South Australia considers repealing GMO crop cultivation ban that has cost farmers $33 million

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Y Mingenew wheat harvest
Farmers harvest their wheat crop in Mingenew, Australia

The South Australian Government will consider overturning a longstanding ban on genetically modified (GM) crops, after a review into the economic consequences of the policy.

South Australia is the only mainland state that does not allow GM crop cultivation.

A review prepared by University of Adelaide agricultural economist Kym Anderson said the ban had cost farmers more than $33 million from 2004 to 2018 and would cost them another $5 million over the next six years.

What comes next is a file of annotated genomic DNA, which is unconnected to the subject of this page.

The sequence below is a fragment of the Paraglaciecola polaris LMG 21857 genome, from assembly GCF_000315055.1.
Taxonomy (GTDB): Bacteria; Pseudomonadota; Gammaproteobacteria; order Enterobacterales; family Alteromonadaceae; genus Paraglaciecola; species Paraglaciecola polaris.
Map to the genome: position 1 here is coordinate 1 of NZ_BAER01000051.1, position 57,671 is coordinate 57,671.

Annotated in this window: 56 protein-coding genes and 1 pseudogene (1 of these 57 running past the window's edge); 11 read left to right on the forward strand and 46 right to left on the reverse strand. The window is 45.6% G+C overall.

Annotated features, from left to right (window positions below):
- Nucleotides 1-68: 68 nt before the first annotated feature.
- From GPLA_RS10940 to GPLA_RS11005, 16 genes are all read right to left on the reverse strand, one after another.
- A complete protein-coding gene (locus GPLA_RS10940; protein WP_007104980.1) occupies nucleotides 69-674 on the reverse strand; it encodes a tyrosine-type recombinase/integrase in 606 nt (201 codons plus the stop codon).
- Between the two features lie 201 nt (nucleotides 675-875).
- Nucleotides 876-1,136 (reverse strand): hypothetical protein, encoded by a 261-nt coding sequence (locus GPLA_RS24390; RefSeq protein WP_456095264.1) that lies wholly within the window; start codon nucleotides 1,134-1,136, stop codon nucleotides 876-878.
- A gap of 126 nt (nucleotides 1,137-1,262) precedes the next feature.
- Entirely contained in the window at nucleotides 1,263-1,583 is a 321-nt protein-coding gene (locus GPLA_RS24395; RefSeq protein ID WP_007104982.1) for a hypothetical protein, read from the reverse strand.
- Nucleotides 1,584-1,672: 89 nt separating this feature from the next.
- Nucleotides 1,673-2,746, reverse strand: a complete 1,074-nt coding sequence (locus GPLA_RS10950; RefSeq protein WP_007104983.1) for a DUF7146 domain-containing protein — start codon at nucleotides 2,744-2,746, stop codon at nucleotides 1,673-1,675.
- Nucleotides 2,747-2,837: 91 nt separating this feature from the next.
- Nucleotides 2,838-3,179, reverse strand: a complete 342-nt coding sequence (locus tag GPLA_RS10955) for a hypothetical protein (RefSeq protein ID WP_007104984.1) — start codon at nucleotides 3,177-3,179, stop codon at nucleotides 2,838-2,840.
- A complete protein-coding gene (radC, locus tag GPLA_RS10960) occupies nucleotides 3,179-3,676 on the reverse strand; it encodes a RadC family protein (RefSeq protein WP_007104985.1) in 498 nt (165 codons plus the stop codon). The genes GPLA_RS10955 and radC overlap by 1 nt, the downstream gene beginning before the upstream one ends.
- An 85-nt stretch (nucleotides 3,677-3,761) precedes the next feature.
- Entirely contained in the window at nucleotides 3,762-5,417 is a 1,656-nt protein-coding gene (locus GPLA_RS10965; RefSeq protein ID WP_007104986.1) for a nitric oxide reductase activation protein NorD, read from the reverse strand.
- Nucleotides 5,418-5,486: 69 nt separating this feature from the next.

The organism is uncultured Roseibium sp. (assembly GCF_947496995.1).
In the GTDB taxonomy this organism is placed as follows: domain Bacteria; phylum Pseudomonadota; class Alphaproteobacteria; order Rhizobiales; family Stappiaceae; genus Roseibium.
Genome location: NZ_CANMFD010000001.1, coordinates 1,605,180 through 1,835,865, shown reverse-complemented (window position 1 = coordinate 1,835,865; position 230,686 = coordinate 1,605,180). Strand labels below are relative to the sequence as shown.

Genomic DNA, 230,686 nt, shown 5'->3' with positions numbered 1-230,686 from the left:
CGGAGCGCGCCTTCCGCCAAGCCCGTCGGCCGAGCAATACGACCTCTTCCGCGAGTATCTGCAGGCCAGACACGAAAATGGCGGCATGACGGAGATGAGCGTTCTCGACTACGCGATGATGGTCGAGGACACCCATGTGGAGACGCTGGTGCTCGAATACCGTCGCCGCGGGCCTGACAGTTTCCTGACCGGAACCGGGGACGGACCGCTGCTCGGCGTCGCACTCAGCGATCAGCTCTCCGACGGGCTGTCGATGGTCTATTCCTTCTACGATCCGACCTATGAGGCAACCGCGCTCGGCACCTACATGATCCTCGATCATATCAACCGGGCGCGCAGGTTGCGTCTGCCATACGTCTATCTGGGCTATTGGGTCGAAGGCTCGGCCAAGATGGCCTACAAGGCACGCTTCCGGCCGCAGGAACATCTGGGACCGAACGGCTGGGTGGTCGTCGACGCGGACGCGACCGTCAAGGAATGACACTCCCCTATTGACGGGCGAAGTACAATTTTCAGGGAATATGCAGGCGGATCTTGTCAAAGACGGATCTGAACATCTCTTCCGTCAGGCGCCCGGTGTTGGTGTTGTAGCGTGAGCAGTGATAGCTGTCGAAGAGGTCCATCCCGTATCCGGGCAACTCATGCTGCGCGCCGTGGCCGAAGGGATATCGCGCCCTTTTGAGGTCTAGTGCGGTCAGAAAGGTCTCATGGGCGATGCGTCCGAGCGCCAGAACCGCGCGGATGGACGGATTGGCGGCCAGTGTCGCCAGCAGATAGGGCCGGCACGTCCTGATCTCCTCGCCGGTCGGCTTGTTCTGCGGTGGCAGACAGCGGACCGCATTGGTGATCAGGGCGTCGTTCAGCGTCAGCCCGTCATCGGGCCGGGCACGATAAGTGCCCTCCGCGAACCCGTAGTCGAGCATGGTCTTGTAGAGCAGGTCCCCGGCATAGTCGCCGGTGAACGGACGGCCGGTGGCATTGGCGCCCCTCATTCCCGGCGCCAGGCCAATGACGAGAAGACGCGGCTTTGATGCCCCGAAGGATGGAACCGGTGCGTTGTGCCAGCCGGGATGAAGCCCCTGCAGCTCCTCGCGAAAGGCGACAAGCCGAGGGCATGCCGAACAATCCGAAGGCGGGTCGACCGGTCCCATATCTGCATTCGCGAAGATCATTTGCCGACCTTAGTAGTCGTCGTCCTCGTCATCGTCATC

The report contains 19 findings and the SA Government said a majority of submissions, including those from groups representing SA farmers, “favor the immediate removal” of the moratorium on GM crop production and transport.

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Other key findings revealed there was no price premium for grain from South Australia given its GM-free status and the state’s farmers did not “enjoy better access” to European Union markets.

Primary Industries Minister Tim Whetstone said the report “debunked myths” about the benefits of the ban.

“Investment in agricultural science has suffered under the moratorium, with the review finding the GM moratorium has discouraged both public and private investment in research and development in this state,” Mr Whetstone said.

Read full, original article: GM crop review finds extending moratorium will cost SA farmers millions

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